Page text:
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Vials of Remicade at the Mount Sinai Hospital in Toronto.

Chris Donovan/The Globe and Mail

The Quebec government will not appeal a court decision forcing it to restore full public coverage of Remicade, an expensive medication for rheumatoid arthritis and inflammatory bowel diseases that most other provinces have stopped funding for new patients in a bid to save money.

A spokeswoman for Quebec’s Ministry of Health and Social Services told The Globe and Mail by e-mail Thursday that the government does not intend to challenge the Quebec Court of Appeal ruling, which was handed down last month.

Quebec’s highest court found that the government violated procedural fairness when it failed to give Janssen, the unit of Johnson & Johnson that makes Remicade, formal prior notice and a chance to respond before the government stopped paying for Remicade for patients who had previously not taken the infused medication.

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The three-judge panel did not weigh in on the wisdom of Quebec’s decision to halt Remicade funding for new patients.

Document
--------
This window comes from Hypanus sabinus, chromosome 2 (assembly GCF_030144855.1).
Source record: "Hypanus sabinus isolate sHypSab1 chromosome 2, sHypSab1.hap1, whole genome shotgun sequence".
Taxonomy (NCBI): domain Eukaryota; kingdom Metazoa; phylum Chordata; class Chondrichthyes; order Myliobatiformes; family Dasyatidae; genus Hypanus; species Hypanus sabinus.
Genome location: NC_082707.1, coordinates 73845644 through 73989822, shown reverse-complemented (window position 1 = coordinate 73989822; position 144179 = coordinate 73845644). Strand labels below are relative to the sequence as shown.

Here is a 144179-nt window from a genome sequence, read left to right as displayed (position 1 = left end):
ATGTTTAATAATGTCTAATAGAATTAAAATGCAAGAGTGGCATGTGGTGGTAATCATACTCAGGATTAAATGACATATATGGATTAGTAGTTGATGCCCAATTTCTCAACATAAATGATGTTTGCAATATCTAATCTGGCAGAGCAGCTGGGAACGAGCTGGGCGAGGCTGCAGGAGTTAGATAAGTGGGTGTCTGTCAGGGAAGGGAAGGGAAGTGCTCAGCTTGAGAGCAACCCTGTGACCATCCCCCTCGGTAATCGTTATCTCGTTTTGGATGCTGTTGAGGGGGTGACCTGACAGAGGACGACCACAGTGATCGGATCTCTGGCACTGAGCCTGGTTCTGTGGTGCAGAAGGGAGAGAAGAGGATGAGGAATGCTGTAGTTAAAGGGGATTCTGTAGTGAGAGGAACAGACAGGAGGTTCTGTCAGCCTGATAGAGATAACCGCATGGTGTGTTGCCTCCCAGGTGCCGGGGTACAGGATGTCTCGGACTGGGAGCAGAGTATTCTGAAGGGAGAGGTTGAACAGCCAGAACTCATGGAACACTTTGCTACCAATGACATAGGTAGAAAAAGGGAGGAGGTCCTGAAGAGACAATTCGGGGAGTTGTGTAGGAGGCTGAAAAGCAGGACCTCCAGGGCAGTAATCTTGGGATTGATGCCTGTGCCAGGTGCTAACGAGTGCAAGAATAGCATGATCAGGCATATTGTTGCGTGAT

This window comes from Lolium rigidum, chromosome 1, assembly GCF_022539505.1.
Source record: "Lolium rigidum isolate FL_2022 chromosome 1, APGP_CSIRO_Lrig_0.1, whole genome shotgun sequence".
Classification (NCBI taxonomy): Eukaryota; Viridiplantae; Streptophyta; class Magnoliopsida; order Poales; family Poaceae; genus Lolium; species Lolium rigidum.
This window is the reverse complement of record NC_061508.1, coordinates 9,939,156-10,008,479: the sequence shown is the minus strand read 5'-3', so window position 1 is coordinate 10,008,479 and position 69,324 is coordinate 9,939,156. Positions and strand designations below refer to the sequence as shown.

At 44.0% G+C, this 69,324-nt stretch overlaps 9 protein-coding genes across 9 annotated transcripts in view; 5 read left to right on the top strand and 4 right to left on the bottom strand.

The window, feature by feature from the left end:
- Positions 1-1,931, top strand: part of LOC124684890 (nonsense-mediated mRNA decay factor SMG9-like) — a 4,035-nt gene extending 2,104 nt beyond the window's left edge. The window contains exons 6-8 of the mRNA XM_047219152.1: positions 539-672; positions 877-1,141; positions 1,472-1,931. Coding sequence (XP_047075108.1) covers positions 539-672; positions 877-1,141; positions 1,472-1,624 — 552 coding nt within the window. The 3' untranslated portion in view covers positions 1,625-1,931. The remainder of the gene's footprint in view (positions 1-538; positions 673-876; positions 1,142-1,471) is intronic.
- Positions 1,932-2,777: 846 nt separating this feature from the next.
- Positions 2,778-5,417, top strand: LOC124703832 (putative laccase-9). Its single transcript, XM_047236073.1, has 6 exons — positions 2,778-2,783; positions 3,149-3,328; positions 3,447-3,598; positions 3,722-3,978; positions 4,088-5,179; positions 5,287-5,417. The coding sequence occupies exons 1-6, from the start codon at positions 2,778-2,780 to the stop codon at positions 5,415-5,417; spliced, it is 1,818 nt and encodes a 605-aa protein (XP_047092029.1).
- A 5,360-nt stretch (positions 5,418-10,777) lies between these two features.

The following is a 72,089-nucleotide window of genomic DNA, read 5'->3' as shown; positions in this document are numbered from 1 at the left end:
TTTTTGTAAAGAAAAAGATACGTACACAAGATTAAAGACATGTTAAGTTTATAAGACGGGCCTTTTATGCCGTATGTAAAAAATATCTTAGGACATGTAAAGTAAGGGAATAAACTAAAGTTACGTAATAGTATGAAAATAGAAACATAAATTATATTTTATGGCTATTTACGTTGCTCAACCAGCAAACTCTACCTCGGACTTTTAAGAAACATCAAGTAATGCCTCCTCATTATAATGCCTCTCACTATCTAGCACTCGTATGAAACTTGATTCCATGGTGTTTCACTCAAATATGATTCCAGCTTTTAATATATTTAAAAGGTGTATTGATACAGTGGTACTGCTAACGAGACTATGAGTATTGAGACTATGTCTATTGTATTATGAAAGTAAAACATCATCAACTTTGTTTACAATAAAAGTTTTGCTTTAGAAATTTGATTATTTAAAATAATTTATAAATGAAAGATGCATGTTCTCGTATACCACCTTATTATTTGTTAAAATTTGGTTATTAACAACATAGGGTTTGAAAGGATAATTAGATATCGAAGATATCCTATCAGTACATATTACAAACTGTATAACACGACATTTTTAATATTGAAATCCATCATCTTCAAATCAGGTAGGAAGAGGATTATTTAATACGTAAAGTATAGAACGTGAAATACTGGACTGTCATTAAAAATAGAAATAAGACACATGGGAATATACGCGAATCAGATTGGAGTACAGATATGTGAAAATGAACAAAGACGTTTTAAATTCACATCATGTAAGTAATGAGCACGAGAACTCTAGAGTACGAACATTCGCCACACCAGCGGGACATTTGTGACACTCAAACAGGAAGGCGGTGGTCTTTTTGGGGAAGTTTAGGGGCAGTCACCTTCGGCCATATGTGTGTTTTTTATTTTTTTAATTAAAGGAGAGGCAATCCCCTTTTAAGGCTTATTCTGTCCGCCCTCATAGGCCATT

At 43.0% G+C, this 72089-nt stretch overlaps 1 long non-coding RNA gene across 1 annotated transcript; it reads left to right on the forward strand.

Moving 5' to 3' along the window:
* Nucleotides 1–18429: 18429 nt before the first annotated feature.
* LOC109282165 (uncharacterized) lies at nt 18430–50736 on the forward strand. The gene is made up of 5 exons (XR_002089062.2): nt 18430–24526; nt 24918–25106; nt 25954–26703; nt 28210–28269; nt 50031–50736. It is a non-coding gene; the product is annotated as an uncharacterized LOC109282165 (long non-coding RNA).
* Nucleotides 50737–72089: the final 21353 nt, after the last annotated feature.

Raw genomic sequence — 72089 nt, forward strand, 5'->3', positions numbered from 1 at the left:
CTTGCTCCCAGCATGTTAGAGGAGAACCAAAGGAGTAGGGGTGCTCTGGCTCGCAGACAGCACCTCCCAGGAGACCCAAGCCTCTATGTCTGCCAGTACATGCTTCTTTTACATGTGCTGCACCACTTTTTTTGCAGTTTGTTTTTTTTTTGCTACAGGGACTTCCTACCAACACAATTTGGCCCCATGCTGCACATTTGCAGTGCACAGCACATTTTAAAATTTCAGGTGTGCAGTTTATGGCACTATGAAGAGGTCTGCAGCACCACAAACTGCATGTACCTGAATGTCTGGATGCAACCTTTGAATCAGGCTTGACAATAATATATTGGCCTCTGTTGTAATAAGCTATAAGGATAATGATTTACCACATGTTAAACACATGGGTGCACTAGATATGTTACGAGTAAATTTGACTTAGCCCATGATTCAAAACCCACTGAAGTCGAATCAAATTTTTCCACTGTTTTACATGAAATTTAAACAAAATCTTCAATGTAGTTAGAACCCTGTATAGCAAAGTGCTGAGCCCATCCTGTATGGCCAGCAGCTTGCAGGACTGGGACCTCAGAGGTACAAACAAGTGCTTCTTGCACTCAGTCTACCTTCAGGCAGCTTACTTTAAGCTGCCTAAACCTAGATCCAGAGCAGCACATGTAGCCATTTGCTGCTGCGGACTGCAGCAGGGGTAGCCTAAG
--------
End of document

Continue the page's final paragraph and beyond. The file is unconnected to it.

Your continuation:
Like every other province except Prince Edward Island, Quebec stopped covering Remicade for new patients as part of its efforts to promote biosimilars, which are cheaper, near-copies of off-patent biologic drugs that could help to keep prescription-drug spending under control.

Biologics are complex, large-molecule drugs manufactured from living cells.

Remicade, Canada’s top-selling drug by revenue, was the first blockbuster biologic in Canada to face competition from biosimilar versions of infliximab, the molecule that is sold under the brand-name Remicade.

Two infliximab biosimilars available in Canada sell for about half the sticker price of Remicade, although the real price of Remicade is likely lower because of confidential discount arrangements in some provinces.

However, biosimilars have made barely a dent in the Canadian infliximab market, which is still dominated by Remicade.

A Globe investigation last year found Janssen used a suite of tactics to exploit cracks in Canada’s system for paying for prescription drugs to keep Remicade on top, including taking the Quebec government to court over its decision to delist Remicade for new patients.

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In 2017, seven of 10 provinces, including Quebec, say they spent more on Remicade than on any other prescription drug. Quebec reported spending about $120-million on Remicade that year.

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